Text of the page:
Academic journal article African American Review

Evoking the "Holy and the Horrible": Conversations with Joyce Carol Thomas

Academic journal article African American Review

Evoking the "Holy and the Horrible": Conversations with Joyce Carol Thomas

Article excerpt

Joyce Carol Thomas is a poet, novelist, and playwright. Through these three modes of perceiving the world - the poet's spare, sharp-edged wonder; the playwright's cunning orchestration of incident and character; and the novelist's urge to bring us smack-face against life's pain, joy, and recoveries - she evokes dilemmas and struggles which open the way to a better sense of self and often to a glorious personal epiphany. In whatever genre she's keyed to at the moment, Thomas peels back layers of life's complexities by focusing largely on the contradictions, catastrophes, and spiritual triumphs that unfold in a rural African American community. With this community serving as her frame, she constructs lean but expressive portraits of the destructive and redemptive power of love, explores the values and meanings of secular and religious traditions, and lays out stormy initiations for her young black protagonists. Rich in ambiguity and mystery, and steeped in mythical and religious tropes and metaphors, her writing resonates with a wonderfully bracing music.

Thomas was born in Ponca City, Oklahoma, the setting for three of her novels: Marked by Fire (1982), Bright Shadow (1983), and The Golden Pasture (1986). Throughout much of her childhood, she was a migrant farm worker, first in Oklahoma and later in the San Joaquin Valley in California, where her family moved when she was ten years old. She traces her love of language and story to the songs and tales of her Mexican co-workers and the expressive rhythms of those who testified at church services. She earned degrees in Spanish and French and taught foreign languages in public schools before pursuing a career as a writer. She has also held positions in English literature and creative writing at Purdue University, the University of California at Santa Cruz, and the University of Tennessee.

In the 1970s, Thomas wrote poetry and plays for adults. Critical acclaim began in 1982 with Marked by Fire, her first novel. In addition to the National Book Award for young-adult fiction, Marked by Fire received an American Book Award from the Before Columbus Foundation and Booklist's children's Reviewers Choice Award. The title also was listed on numerous best-book lists, including the New York Times Outstanding Books of the Year and the ALA's Best Books for Young Adults. Bright Shadow, the sequel to Marked by Fire, was named a Coretta Scott King Honor Award Book.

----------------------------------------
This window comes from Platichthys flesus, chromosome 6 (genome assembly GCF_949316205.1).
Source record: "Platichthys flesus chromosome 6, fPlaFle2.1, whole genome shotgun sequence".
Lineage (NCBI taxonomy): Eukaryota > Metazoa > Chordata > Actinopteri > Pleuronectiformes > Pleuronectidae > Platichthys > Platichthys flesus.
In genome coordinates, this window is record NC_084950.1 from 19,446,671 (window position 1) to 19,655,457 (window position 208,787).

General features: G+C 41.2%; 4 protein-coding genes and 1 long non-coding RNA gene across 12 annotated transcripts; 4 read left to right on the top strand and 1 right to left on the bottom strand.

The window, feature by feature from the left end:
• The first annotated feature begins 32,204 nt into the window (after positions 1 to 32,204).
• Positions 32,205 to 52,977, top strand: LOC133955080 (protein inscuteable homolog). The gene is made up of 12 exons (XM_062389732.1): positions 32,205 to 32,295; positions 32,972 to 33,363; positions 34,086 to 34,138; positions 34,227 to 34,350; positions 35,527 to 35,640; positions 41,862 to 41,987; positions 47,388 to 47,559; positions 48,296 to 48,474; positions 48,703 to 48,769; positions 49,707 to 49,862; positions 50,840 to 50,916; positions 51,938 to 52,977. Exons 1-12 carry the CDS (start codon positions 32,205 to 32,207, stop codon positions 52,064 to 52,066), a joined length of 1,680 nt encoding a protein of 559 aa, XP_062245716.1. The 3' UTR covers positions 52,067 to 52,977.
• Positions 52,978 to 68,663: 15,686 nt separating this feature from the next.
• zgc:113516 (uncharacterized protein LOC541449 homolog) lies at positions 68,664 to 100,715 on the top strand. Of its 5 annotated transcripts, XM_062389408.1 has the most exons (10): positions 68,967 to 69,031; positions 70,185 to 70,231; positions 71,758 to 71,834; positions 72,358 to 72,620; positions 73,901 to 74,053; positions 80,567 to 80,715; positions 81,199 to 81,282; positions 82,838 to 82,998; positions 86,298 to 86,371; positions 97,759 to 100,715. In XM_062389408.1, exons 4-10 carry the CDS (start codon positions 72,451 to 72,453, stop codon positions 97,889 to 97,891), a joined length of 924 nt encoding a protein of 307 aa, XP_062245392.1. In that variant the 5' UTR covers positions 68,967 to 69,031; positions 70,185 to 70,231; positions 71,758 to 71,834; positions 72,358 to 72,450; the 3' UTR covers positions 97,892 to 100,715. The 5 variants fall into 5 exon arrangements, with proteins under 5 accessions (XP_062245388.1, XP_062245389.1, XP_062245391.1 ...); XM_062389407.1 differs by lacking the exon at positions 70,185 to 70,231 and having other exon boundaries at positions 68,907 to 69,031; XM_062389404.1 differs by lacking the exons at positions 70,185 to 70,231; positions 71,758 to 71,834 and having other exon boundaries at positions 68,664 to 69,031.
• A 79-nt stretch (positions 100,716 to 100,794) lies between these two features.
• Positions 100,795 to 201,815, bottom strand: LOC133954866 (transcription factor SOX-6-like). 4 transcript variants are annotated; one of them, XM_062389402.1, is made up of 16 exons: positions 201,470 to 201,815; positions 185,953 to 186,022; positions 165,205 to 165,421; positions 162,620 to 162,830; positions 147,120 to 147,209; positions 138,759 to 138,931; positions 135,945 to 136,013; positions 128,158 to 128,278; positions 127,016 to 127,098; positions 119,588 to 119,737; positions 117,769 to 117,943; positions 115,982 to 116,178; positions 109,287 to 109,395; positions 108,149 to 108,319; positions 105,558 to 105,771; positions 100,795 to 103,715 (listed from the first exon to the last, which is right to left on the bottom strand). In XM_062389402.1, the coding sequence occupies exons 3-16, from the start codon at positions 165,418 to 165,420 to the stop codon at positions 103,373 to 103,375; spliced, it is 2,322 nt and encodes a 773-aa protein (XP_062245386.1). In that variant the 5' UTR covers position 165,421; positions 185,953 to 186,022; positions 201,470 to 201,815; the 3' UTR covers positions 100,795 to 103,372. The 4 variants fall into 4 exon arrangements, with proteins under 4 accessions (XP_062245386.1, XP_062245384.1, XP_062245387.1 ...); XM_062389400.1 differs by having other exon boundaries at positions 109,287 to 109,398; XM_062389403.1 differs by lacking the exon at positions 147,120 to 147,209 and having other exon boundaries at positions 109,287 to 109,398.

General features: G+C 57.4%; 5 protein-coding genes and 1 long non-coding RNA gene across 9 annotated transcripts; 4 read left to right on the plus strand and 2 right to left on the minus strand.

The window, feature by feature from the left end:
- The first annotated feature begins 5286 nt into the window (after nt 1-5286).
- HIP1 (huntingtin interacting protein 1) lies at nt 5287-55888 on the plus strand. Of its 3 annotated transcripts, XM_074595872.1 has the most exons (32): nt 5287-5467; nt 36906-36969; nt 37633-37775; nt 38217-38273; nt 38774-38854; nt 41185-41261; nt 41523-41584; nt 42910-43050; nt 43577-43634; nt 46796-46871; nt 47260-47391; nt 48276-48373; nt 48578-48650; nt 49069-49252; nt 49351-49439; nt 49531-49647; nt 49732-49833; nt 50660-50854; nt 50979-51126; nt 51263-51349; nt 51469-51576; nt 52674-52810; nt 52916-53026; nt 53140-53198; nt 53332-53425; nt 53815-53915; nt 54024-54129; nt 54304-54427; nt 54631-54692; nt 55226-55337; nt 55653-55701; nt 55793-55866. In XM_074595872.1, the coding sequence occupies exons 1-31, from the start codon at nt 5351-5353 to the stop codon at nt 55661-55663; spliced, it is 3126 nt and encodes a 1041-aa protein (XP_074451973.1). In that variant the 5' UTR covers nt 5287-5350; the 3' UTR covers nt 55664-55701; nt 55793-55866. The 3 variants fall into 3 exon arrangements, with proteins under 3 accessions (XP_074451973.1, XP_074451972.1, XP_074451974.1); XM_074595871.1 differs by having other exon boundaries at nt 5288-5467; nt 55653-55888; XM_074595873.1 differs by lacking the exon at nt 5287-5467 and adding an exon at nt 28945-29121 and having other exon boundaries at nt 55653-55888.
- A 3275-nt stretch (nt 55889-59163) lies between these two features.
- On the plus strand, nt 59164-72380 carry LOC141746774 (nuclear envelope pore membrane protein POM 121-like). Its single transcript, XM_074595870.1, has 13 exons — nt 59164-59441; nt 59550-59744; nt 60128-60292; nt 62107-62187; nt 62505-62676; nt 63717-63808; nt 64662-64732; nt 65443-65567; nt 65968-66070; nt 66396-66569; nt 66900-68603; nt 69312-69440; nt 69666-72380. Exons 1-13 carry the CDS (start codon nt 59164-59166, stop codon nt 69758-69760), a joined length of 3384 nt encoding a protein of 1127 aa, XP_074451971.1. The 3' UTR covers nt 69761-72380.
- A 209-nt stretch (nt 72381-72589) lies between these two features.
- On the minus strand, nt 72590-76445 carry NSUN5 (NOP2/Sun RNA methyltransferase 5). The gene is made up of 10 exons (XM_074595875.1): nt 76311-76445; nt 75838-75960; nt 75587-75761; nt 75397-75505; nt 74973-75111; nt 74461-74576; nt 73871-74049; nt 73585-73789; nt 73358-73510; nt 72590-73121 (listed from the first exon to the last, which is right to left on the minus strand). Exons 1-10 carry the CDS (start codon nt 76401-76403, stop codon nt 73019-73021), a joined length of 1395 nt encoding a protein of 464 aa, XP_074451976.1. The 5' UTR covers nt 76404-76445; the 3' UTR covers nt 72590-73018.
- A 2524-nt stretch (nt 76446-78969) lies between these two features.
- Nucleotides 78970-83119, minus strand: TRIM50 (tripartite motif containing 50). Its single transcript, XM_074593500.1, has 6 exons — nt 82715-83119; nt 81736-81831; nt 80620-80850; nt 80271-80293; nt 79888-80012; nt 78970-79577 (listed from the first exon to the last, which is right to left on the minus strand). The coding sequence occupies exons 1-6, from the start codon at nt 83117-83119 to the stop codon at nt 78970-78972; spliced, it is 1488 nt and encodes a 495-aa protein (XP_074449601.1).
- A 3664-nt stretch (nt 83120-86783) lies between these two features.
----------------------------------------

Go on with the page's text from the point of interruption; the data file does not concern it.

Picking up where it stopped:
Awards and honors have continued. Both A Gathering of Flowers, an anthology of multiethnic and multiracial short stories, which Thomas edited in 1990, and Brown Honey in Broomwheat Tea (1993), a collection of her poems, were among the titles recommended for children and young adults by the National Conference of Christians and Jews. Brown Honey in Broomwheat Tea also received the Coretta Scott King Honor Book Award and was listed as a Notable Children's Book in the Social Studies by the National Council for Social Studies/Children's Book Council joint committee.

Joyce Carol Thomas spoke to us by phone from her home in Berkeley, California, in September and December, 1995, and in June, 1996. This interview is a composite of these conversations.

Interviewers: Would you share something of your growing up in Oklahoma? Have significant people, events, and places found their way into your writing?

Thomas: I grew up in Ponca City, where my family lived on the black side of town. There was a park dividing the black side from the white side, and to get to the white side or downtown you had to walk through that park. For the first several years of my life I rarely went over to that part of town. So you see, this Oklahoma community was a very sheltered place for me. It doesn't surprise me at all that in my writing I am deeply concerned with what happens within a community and how these experiences form a person's vision of the world. The forces within the community interest me more than other circumstances and far more than forces from outside the community. …

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